Web Application Vulnerability Scanners: W3AF – 12.10 xUbuntu Installation

I have been interested in the Web Application Attack and Audit Framework (W3AF) since I first heard about it last summer, 2012. It was unfortunately not the most straight forward installation, it contains a number of dependencies and not something I was willing to invest into. I was also a bit more novice than I am today and didn’t completely understand what I was doing or needed to do. Today things are a bit different and this evening I decided to take another stab at it.

Note: If you run BackTrack 3.0 you’ll find it prepackaged, not sure about earlier versions, so just skip this entire post.

My biggest challenge was that I was trying to install it on a xUbuntu NIX distribution. If you’re not familiar with it, it’s a child of the Ubuntu family as implied by the name, but it’s light weight. By light weight I mean that it comes with the bare necessities only, if you want something on the box you have to install it and that includes all its dependencies. That’s perhaps where I ran into the most issues. Most of the documentation you find, to include what w3af says once installed, states that python 2.6 is required. That, fortunately is not the case. You can definitely get it running with 2.7 and that’s what I’ll provide here.

You can try running it on python 2.6 but you’re likely going to run into an issue installing pybloomfiltermmap, well at least getting the app to recognize it, so best of luck. After messing with it for hours, python 2.7 worked flawlessly and it’s what I would recommend.

So, if you’re running a clean box with minimal components then this will be the post for you. If you run into issues on a more complete install, like Ubuntu, you can always reference this post as it’ll likely help.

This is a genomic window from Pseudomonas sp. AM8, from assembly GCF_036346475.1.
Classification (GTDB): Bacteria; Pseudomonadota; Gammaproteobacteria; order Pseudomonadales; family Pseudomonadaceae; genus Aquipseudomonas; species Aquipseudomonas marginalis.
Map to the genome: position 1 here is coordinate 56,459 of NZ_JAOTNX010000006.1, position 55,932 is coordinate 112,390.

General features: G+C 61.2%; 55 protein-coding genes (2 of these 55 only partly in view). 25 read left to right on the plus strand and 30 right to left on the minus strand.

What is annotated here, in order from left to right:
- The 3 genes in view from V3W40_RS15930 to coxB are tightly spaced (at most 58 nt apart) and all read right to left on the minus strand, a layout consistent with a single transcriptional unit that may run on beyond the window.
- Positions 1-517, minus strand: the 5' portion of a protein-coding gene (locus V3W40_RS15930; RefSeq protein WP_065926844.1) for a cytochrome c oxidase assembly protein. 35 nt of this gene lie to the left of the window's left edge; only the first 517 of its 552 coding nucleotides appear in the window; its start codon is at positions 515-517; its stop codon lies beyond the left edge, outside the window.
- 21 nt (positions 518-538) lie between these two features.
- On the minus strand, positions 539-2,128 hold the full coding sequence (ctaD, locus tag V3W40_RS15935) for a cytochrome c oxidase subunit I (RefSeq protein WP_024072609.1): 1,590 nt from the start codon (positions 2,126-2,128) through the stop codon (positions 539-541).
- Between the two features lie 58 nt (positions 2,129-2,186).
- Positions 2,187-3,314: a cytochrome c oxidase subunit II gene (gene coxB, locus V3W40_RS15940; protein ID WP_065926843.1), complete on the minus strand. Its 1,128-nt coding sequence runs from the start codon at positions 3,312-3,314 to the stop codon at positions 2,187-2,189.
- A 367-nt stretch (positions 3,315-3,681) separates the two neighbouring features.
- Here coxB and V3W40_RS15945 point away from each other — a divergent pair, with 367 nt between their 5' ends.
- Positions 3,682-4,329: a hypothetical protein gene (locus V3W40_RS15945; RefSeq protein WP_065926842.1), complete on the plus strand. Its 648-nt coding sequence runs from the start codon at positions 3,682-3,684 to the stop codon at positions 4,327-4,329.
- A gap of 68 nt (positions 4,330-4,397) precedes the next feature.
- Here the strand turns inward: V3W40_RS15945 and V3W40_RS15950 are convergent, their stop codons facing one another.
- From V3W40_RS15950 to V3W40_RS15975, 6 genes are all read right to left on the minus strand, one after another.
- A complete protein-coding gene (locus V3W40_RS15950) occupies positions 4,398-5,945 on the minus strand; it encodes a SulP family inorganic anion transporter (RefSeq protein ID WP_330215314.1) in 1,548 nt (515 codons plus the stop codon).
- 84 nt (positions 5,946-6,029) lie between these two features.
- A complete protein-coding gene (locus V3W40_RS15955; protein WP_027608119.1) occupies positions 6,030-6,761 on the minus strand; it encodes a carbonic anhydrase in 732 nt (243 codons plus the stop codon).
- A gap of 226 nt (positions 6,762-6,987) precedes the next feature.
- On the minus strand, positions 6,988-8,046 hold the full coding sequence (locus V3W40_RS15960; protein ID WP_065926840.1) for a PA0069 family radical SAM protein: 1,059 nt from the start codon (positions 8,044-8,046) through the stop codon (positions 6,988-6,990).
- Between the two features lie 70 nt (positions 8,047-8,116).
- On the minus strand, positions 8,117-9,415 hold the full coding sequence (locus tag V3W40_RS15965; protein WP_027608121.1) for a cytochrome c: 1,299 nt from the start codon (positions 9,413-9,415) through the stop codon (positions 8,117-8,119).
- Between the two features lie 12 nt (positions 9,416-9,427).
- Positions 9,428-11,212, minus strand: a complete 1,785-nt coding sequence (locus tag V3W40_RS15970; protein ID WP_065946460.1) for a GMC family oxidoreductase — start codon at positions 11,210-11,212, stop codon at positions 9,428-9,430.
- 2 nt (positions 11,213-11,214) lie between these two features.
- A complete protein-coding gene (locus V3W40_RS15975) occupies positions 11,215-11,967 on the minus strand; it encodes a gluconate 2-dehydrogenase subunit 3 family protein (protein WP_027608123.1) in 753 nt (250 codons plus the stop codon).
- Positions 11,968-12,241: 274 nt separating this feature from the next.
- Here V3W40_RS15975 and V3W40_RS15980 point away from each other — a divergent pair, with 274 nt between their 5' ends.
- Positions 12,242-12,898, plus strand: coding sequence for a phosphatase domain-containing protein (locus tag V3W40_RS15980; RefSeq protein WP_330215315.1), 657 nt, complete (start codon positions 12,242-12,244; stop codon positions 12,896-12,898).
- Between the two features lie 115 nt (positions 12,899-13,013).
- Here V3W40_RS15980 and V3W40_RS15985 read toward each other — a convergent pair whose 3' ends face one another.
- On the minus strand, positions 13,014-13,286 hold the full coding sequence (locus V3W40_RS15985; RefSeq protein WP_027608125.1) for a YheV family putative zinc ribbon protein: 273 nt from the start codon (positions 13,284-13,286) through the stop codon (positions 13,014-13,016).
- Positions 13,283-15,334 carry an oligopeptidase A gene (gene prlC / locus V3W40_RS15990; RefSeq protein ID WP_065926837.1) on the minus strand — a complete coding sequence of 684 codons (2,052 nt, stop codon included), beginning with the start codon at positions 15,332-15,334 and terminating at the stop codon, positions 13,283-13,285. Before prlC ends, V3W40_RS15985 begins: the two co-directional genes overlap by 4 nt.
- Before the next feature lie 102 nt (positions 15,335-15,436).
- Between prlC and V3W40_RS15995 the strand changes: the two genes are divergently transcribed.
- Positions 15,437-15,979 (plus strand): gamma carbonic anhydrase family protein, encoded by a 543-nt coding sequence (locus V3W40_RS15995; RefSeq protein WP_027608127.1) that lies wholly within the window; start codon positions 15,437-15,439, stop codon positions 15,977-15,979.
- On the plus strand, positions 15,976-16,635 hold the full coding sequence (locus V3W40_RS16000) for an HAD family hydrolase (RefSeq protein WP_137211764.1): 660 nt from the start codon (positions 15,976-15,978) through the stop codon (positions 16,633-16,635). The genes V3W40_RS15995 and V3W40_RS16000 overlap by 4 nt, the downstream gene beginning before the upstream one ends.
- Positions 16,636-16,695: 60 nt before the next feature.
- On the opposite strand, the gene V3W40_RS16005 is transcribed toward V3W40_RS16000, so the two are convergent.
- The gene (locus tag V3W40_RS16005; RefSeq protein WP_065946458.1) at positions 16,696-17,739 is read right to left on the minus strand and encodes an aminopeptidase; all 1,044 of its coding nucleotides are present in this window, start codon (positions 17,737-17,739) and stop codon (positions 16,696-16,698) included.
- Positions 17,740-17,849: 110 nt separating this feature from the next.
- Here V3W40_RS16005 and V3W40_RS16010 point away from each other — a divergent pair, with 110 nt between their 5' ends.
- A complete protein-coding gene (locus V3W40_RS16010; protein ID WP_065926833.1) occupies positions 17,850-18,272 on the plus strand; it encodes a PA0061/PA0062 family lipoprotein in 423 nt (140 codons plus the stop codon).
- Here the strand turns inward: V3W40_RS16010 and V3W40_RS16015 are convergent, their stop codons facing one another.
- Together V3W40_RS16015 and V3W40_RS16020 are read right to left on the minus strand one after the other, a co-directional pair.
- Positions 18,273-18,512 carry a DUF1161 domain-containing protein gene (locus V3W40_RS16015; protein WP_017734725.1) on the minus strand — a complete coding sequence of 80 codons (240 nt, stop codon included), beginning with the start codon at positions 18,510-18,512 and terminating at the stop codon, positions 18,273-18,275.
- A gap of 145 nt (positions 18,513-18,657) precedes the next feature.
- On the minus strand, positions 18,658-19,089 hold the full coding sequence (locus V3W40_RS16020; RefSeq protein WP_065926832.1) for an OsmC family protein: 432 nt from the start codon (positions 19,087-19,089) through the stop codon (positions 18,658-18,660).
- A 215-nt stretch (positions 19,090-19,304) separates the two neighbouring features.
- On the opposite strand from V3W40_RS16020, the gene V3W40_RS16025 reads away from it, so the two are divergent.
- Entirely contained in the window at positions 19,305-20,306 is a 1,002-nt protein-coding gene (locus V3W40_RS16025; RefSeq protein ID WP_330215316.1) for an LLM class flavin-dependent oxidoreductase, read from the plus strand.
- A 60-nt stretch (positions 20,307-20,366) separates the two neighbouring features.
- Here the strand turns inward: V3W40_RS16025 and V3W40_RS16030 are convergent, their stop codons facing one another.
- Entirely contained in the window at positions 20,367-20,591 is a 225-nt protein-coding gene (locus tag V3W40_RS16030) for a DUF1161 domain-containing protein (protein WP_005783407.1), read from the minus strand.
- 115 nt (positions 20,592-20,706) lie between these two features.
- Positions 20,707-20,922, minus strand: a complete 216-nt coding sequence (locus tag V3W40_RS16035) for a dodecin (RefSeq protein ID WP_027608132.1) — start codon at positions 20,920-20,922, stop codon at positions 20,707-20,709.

Installation and Configuration

If you visit the download page of w3af you’ll see something like this:

If you’re a Linux, BSD or Mac user we recommend you download the source from out GitHub repository:

    git clone https://github.com/andresriancho/w3af.git
    cd w3af

That unfortunately is a highly simplistic explanation of the process. :) There will be a few more things you need to do.

Make sure you install git

# sudo apt-get install git

You’re also going to want to install the Python installer, pip

$ sudo apt-get install python-pip python-dev build-essential 
$ sudo pip install --upgrade pip 
$ sudo pip install --upgrade virtualenv 

You will now need to install all the following:

$ sudo apt-get install python2.7
$ sudo pip install fpconst
$ sudo pip install nltk
$ sudo pip install SOAPpy
$ sudo pip install pyPdf
$ sudo apt-get install libxml2-dev
$ sudo apt-get install libxslt-dev
$ sudo pip install lxml
$ sudo pip install pyopenssl

Download scapy-latest.tar.gz from here http://www.secdev.org/projects/scapy/ and use pip to install it:

$ sudo pip install scapy-latest.tar.gz << this threw a few errors but it seemed to do the trick regardless

You can then proceed with the rest of dependencies:

$ sudo apt-get install python-svn
$ sudo pip install pybloomfiltermmap
$ sudo apt-get install graphviz
$ sudo apt-get install libgraphviz-dev
$ sudo apt-get install libgraphviz
$ sudo apt-get install python-gtk2
$ sudo apt-get install python-gtksourceview2 
$ sudo apt-get install python-scapy

If you have gotten this far then you’re doing pretty good. The next steps should be easy enough:

$ git clone https://github.com/andresriancho/w3af.git
$ cd w3af
$ ./w3af_gui

If it works you’ll see something like this:

Tonyonsecurity - W3AF Splash Page


  1. Mario Peshev on January 28, 2013 at 5:15 pm

    That’s a surprise, it used to work out of the box on my Fedora and BackTrack distros back in 2011. Truly, it’s a great and useful vulnerability scanner.

    • perezbox on January 28, 2013 at 5:58 pm